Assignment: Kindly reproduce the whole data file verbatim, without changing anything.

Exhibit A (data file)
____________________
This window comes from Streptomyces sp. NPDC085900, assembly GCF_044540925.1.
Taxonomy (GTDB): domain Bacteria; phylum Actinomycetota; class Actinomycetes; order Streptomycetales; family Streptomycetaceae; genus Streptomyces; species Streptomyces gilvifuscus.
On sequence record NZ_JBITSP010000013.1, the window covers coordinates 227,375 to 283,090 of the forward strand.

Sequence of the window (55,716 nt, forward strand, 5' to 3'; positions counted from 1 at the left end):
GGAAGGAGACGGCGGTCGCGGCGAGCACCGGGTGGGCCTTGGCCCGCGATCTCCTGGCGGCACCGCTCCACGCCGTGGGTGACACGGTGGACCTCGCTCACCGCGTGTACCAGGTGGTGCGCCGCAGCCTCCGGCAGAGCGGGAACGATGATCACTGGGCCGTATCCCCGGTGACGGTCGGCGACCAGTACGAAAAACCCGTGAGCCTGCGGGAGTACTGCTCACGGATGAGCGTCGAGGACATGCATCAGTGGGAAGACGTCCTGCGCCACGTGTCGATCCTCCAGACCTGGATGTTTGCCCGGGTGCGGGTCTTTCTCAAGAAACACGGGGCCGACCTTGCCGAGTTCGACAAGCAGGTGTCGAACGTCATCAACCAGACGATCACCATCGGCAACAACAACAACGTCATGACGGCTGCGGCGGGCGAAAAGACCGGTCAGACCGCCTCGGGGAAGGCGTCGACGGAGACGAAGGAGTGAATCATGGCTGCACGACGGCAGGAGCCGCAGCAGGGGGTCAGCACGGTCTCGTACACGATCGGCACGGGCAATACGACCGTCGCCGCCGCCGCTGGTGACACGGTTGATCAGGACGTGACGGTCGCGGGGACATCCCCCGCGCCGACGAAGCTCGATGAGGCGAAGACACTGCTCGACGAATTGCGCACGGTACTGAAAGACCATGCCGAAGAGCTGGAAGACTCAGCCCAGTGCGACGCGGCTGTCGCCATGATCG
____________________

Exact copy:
This window comes from Streptomyces sp. NPDC085900, assembly GCF_044540925.1.
Taxonomy (GTDB): domain Bacteria; phylum Actinomycetota; class Actinomycetes; order Streptomycetales; family Streptomycetaceae; genus Streptomyces; species Streptomyces gilvifuscus.
On sequence record NZ_JBITSP010000013.1, the window covers coordinates 227,375 to 283,090 of the forward strand.

Sequence of the window (55,716 nt, forward strand, 5' to 3'; positions counted from 1 at the left end):
GGAAGGAGACGGCGGTCGCGGCGAGCACCGGGTGGGCCTTGGCCCGCGATCTCCTGGCGGCACCGCTCCACGCCGTGGGTGACACGGTGGACCTCGCTCACCGCGTGTACCAGGTGGTGCGCCGCAGCCTCCGGCAGAGCGGGAACGATGATCACTGGGCCGTATCCCCGGTGACGGTCGGCGACCAGTACGAAAAACCCGTGAGCCTGCGGGAGTACTGCTCACGGATGAGCGTCGAGGACATGCATCAGTGGGAAGACGTCCTGCGCCACGTGTCGATCCTCCAGACCTGGATGTTTGCCCGGGTGCGGGTCTTTCTCAAGAAACACGGGGCCGACCTTGCCGAGTTCGACAAGCAGGTGTCGAACGTCATCAACCAGACGATCACCATCGGCAACAACAACAACGTCATGACGGCTGCGGCGGGCGAAAAGACCGGTCAGACCGCCTCGGGGAAGGCGTCGACGGAGACGAAGGAGTGAATCATGGCTGCACGACGGCAGGAGCCGCAGCAGGGGGTCAGCACGGTCTCGTACACGATCGGCACGGGCAATACGACCGTCGCCGCCGCCGCTGGTGACACGGTTGATCAGGACGTGACGGTCGCGGGGACATCCCCCGCGCCGACGAAGCTCGATGAGGCGAAGACACTGCTCGACGAATTGCGCACGGTACTGAAAGACCATGCCGAAGAGCTGGAAGACTCAGCCCAGTGCGACGCGGCTGTCGCCATGATCG